I'd rather watch news attempting to keep me watching it than watch news attempting to keep me from revolution.

In Soviet Russia... (0, Redundant)

pickyouupatnine (901260) | more than 7 years ago | (#18827789)

100% of the news must be happy!

On Slashdot (-1, Troll)

Black Parrot (19622) | more than 7 years ago | (#18827801)

50% of news must be dupes.

In happier news... (1)

pimterry (970628) | more than 7 years ago | (#18827809)

You've got to wonder, with all that effort into finding good news, why not simply put it into making something good happen? If there's a depressing story of an earthquake, send record breaking aid and show pictures a grateful, rapidly recovering people! Not only would they get good news, it might improve the country's (and the world's) opinion on Putin and keep him back into power without censoring details of his competition.

Anyway, it's not all bad (yet). If they were in true censorship, Russian News wouldn't be able to tell people (the American media no less!) that they're being told to do all this. There's some freedom there at least. And if all else fails they can always go on air with "Unfortunately we're now unable to tell you about the recent successes of the West against famine in Africa. Here's Vladimov with details of what exactly it is you're missing."

50% Positive News (1)

iviagnus (854023) | more than 7 years ago | (#18827817)

I agree that 50% of the reported news must be positive. Not only is it healthier psychologically, but there is just as much happy news out there as there is negative news. The reason we are fed a predominance of negative news: It makes the rich people out there more money. Yes, it IS that simple. End of line.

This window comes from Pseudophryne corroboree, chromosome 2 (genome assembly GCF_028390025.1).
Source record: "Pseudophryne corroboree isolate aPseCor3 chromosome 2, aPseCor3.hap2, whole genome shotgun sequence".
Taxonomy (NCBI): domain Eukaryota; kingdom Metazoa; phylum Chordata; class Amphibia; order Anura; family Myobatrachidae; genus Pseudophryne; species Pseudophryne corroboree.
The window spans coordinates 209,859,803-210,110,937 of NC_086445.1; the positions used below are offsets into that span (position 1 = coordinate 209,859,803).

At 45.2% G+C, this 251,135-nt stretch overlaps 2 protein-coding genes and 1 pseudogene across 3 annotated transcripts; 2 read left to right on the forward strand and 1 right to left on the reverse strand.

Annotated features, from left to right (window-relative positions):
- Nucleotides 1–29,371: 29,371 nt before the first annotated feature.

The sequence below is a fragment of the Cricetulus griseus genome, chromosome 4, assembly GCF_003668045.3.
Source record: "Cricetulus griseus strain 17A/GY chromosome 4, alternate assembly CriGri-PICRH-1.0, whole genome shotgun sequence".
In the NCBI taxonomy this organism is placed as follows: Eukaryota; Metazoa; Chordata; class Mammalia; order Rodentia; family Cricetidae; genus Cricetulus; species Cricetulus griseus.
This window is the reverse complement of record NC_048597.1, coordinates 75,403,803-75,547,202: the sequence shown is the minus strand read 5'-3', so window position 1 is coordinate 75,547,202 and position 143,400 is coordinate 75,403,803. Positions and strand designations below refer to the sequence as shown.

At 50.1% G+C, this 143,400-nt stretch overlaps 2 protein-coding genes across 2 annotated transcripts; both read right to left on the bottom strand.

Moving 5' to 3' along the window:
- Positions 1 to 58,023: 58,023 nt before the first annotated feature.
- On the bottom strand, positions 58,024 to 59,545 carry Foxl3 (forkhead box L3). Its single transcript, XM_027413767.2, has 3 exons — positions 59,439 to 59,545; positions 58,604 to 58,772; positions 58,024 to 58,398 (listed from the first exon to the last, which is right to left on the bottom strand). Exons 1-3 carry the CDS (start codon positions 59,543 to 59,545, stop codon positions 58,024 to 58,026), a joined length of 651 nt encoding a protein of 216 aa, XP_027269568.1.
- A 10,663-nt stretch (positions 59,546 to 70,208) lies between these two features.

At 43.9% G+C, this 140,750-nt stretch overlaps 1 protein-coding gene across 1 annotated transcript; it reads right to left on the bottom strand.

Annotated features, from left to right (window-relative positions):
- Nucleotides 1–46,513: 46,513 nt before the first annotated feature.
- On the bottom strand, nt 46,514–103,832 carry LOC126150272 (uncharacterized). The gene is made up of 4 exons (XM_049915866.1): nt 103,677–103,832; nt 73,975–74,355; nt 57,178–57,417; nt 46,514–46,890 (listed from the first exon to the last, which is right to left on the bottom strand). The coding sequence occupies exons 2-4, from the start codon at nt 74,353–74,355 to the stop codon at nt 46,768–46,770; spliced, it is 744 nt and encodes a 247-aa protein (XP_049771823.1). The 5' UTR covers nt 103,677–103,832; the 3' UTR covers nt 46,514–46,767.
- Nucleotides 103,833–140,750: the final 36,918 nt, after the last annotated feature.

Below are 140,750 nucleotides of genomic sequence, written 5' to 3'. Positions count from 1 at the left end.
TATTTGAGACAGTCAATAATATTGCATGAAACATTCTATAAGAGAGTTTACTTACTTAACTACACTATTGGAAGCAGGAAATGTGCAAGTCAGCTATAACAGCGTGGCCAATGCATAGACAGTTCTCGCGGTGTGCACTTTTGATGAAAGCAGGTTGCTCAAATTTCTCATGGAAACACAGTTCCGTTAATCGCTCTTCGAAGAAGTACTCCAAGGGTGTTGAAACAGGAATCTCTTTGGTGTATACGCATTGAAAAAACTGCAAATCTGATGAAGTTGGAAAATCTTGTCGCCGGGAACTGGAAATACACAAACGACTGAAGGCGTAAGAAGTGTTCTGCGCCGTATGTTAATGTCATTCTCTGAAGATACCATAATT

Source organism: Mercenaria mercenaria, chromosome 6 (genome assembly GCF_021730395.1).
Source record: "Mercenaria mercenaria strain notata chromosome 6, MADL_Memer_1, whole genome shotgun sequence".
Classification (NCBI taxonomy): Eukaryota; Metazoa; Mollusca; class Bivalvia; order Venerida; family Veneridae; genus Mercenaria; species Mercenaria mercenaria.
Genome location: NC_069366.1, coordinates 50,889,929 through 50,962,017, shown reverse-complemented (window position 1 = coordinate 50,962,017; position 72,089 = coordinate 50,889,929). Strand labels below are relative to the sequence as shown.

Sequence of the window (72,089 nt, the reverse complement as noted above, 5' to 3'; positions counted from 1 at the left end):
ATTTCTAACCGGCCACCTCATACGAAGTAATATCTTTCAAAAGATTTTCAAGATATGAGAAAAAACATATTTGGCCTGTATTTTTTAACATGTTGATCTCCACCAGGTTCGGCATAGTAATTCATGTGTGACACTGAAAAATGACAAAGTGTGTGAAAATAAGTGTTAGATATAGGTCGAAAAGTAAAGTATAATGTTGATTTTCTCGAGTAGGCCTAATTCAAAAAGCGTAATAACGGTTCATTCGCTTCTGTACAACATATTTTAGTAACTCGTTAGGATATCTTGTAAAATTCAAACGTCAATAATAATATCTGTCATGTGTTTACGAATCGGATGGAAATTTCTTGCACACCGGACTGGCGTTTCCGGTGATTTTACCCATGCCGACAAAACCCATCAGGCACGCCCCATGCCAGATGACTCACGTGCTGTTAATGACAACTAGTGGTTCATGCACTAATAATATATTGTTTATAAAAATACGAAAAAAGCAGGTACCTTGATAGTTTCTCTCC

In Soviet Russia (1)

UPZ (947916) | more than 7 years ago | (#18827829)

the news writes you!

China more realistic enemy of Russia (4, Insightful)

ConfusedSelfHating (1000521) | more than 7 years ago | (#18827853)

Although the United States is an increasingly unpopular country, China is a more likely enemy. The greatest points of conflict with the United States would be over Russian business deals with "anti-American" countries. The United States is unlikely to invade any more countries in the near future given the numerous complications of the Iraq war. Iraq was one of the biggest business partners of Russia and the countries did not come to blows over it. A great number of the conflicts that Russia has with the West are also with Europe. There has been a great number of conflicts over oil. As far as the "War on Terror", the US and Russia are natural allies. With Russia's occupation of Chechnya (which makes the Iraq war look like a visit to the playground http://http//en.wikipedia.org/wiki/Second_Chechen_ War/ [http] ), they have had repeated attacks by Muslim terrorists.

Russia has a lot of land and massive natural resources. China has a thirst for natural resources, severe internal conflict and a huge disproportially male population. If the effectiveness of Russia's nuclear arsenal was thought to be limited (perhaps by the development of new missile defence technologies), then China may invade Russia. The Chinese may be willing to lose ten million men to take a substantial part of Russian territory. A war for territory may move many of the disgruntled young Chinese men to the frontline.

I think the US is chosen as an enemy because America bashing is very easy right now. If the Russian government were to look at its most likely enemies, it may compromise it's business agreements.

Is it really censorship? (0)

Anonymous Coward | more than 7 years ago | (#18827865)